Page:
From a farm girl in a small north Indian village, she's now setting footballing goals as an outstanding grassroots educator, set to score unprecedented sporting goals for India.
Not only that, Ms Anju Turambekar, 26, has broken traditional village norms to go for her academic goals too.
Armed with a Bachelor of Arts as well as a Bachelor of Physical Education, she has even attended overseas footballing courses in Holland, England and the US and hopes one day to coach the Indian women's team.
"The love for football is in my heart. I live and breathe football. I wholeheartedly thank God for firing me up to learn and explore myself. Now, I've worked hard, academically and sportingly, and through football, I hope to look at futuristic ways to coach players, especially the younger generation, who're the genuine future of Indian football," she tells tabla!.
She struggled while working seven days a week at her family's farm with her two sisters and brother in Bekanal in the Kolhapur district of Maharashtra state, but football has become her passport to a better life.
She is now a grassroots instructor with the All-India Football Federation (AIFF), based in New Delhi, and she has travelled the length and breadth of the Indian sub-continent, training hundreds of teens in Assam, Manipur, Mizoram, Himachal Pradesh and Gujarat in the north to Nilgiris and Coimbatore in the south.
She is determined to make sure that no young footballer, regardless of sex or caste, will ever face her discriminatory rural past.
Ms Turambekar recalls, with tears welling in her eyes, how even kicking a football was taboo in her farmland village, how her farmer father cursed and beat her when he heard of her footballing interests, and how as a teenager she ran away from home to represent the Maharashtra state team as captain in the senior and junior nationals, organised by AIFF.
"I had to struggle a lot when I started playing football. I had no one to support and guide me. I had a very hard time convincing my parents to allow me to play football but it was my passion for the game that helped me overcome all the obstacles. Today, I feel proud that I never gave up on my dream," she says.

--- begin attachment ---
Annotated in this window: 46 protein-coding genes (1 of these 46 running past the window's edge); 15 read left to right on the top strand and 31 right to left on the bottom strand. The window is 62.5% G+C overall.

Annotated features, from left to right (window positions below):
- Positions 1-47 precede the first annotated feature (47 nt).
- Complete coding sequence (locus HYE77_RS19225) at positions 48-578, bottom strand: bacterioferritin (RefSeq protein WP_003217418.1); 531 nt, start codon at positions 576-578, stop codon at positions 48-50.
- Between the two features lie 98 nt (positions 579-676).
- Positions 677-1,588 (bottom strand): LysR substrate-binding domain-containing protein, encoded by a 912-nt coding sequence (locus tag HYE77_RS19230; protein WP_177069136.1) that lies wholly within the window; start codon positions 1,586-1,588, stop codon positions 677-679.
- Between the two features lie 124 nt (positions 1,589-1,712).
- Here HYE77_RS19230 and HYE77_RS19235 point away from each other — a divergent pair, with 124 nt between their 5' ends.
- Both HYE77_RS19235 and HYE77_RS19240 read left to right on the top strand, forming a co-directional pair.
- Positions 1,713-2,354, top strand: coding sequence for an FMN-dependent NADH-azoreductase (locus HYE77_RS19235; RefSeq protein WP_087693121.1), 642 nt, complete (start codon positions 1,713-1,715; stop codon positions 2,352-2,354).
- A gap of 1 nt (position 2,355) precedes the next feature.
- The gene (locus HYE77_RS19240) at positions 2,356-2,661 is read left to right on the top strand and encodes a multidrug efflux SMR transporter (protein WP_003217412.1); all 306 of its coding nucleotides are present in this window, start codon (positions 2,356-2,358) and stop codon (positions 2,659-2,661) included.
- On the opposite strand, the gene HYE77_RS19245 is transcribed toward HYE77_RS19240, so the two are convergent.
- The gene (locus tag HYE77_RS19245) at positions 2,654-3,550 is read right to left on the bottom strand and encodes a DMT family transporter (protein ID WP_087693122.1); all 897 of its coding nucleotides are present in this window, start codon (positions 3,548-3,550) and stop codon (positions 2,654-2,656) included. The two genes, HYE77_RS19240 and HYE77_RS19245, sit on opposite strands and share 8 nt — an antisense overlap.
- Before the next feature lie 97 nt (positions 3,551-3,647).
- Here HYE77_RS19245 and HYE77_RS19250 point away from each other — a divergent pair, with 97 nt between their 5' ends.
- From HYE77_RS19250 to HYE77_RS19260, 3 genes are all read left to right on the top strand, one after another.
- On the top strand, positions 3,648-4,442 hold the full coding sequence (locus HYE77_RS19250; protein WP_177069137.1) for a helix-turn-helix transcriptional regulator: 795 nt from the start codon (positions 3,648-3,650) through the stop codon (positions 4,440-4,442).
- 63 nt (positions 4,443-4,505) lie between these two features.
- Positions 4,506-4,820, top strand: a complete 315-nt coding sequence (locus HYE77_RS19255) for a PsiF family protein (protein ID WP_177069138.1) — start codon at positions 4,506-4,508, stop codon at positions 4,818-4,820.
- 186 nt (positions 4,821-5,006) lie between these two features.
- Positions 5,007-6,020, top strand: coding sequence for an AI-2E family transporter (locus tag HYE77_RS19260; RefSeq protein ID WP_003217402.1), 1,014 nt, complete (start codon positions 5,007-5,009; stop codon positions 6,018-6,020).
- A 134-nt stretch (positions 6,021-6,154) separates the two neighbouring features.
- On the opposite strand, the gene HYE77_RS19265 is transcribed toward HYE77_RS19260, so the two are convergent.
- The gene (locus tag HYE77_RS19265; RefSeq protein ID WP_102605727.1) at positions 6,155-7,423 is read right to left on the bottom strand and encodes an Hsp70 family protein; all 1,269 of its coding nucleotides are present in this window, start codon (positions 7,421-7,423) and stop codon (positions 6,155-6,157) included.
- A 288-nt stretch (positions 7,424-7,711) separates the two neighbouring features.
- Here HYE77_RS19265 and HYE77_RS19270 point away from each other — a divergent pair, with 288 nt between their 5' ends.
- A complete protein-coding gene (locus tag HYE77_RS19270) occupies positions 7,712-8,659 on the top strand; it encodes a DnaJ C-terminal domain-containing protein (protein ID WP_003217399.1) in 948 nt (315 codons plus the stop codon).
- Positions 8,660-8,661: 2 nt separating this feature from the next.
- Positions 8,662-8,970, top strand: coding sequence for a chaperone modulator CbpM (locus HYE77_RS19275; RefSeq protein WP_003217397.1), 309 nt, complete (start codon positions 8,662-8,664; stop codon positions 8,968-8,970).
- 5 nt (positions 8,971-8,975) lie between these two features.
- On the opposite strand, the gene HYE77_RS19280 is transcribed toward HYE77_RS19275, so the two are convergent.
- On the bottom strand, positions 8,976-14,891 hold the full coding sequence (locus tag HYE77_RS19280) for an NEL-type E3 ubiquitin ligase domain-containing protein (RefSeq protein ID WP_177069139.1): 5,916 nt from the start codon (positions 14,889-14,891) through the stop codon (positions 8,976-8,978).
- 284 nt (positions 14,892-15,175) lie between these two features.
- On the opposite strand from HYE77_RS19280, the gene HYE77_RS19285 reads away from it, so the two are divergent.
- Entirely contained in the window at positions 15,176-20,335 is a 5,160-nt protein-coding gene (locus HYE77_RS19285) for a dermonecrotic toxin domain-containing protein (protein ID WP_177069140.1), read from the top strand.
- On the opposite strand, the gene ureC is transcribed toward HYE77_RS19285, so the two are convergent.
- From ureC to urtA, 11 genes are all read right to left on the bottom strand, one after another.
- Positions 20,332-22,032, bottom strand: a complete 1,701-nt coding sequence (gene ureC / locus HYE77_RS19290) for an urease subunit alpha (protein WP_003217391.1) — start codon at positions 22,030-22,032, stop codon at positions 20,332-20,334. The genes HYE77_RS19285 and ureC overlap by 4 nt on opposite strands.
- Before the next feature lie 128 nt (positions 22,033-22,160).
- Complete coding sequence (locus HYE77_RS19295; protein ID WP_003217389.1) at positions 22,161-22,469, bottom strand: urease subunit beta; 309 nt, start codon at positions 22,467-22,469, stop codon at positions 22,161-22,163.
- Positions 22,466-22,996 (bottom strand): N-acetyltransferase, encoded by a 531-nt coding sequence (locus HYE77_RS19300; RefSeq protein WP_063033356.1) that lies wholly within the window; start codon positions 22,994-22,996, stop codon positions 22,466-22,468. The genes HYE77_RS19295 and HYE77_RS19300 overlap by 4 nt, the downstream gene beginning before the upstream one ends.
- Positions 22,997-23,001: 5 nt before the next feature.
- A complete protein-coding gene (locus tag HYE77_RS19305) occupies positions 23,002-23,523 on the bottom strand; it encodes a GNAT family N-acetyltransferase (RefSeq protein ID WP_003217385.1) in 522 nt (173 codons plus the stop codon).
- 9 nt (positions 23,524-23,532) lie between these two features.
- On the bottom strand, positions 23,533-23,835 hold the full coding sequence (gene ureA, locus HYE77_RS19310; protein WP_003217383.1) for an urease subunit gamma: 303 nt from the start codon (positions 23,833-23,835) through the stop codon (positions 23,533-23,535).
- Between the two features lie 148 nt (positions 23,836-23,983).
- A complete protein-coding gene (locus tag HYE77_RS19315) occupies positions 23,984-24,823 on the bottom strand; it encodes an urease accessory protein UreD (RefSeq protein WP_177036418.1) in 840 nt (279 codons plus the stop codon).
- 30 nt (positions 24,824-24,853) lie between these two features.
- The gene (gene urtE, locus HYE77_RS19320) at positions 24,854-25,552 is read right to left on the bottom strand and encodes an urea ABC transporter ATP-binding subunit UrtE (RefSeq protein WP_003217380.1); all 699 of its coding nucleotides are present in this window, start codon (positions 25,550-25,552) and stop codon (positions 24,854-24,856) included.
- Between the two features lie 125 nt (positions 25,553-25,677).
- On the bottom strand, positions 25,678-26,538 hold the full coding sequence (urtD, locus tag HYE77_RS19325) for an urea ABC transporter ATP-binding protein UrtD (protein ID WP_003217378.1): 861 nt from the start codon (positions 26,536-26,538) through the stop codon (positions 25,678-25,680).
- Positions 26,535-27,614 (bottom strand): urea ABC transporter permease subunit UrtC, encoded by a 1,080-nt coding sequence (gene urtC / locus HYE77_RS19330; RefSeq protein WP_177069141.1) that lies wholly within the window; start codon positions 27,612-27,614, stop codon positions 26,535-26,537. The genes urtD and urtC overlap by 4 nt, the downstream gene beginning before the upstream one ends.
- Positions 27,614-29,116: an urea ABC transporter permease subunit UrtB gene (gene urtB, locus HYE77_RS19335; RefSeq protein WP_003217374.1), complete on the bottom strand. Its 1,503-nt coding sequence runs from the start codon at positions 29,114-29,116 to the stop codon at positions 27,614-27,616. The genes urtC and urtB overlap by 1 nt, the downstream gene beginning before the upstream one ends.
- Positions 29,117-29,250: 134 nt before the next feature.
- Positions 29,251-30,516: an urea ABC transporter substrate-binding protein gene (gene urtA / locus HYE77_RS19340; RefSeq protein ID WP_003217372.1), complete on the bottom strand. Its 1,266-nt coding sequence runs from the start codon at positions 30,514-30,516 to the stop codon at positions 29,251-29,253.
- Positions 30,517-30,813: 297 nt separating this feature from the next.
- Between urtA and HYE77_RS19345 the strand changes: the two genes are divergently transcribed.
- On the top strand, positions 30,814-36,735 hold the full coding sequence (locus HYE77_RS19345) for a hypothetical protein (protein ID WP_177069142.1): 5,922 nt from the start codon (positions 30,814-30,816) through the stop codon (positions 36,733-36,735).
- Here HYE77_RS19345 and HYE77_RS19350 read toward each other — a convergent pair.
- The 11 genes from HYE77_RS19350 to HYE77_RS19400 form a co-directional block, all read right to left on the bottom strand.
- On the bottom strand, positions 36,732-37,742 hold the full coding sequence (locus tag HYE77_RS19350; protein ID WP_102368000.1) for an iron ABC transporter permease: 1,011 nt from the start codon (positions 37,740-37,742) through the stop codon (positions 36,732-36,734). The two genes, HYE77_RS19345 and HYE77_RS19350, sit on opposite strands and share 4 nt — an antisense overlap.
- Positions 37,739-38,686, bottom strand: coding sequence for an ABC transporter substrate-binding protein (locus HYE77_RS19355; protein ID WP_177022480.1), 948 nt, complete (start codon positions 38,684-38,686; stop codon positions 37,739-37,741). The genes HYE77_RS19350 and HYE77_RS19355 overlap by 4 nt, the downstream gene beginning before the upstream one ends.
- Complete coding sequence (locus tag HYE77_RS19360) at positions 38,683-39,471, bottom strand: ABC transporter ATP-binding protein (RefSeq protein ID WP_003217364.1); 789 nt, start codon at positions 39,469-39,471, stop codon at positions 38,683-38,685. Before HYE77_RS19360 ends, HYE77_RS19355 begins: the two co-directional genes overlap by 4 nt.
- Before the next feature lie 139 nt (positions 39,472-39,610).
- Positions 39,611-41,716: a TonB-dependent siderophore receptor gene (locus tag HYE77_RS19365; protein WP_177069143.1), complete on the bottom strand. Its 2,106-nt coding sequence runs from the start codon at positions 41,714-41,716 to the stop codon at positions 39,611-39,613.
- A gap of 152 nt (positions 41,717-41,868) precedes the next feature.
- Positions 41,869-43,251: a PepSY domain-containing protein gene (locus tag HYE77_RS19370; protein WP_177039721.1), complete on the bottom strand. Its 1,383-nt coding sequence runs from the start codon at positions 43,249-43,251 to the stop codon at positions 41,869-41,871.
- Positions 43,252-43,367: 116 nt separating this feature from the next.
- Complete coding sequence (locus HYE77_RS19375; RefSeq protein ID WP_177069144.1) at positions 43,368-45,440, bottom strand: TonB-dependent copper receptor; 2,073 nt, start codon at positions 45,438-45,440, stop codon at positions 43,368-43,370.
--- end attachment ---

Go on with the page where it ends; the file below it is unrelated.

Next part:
Thanks to her footballing skills, she went on to represent Pune University in the All-India University tournament. Knowing that higher education was her only ticket to a successful future, she graduated with a first-class arts degree from Pune University in 2011 and a first-class physical education degree from Solapur University in 2012.
Her long-term potential as a role model caught the eye of AIFF and, over the past year, she has gone for overseas courses in England, Holland and the US.
She says: "Through excellent AIFF mentorship in recent months, I've been able to garner the relevant coaching experience to take more steps to develop myself. There's so much to learn in upgrading my coaching skills to teach the younger generation of Indians and in going overseas to the 'land of football' (England) to be a role model in carrying the Indian flag.
"Football is a very fast-evolving sport, technical and tactical knowledge change and educating the future players in skills of fitness, tactics, performance, laws of the game, sports science and even psychology have changed. I hope to learn these modern trends and adapt them the best way possible when I return to India."
She is a beacon of hope, according to former AIFF board member Sukhvinder Singh, who runs India's leading football consultancy, Libero Sports India.
He says: "Anju signifies the young football professional who is highly confident of the development of the sport in India. She also represents the thousands of enterprising coaches and stakeholders from grassroots football who want to bring a positive change in a country with huge challenges but immense potential."
Mr Agnelo Fernandes, coach of Ms Turambekar's first team, Sea View Football Team, says he has a lot of respect for her "never-say-die attitude".
He adds: "Anju is a very good player and I have utmost respect for her. Since she joined Sea View from Bodyline FC, she has gelled very well with the players. She has a great understanding of the game."
Ms Turambekar, who idolises Indian football heroes Baichung Bhutia and Sunil Chhetri, is also inspired by the recent success of the inaugural Indian Football League which has given the sport a "real shot in the leg".
In Ms Turambekar, India has found a footballing role model, who uses her personal sacrifices to fire up the younger generation that the sky's the limit, if you play to your best personal attributes.
She poignantly ends the interview: "Sports gave me a dream-come-true opportunity to learn and feel the real meaning of 'football for all'. It has taught me that it is important to provide everyone, from children to adults, with opportunities to enjoy football for a better life. "Football can make people happy. This is one of the most important things I learnt… and I want to share this forever."
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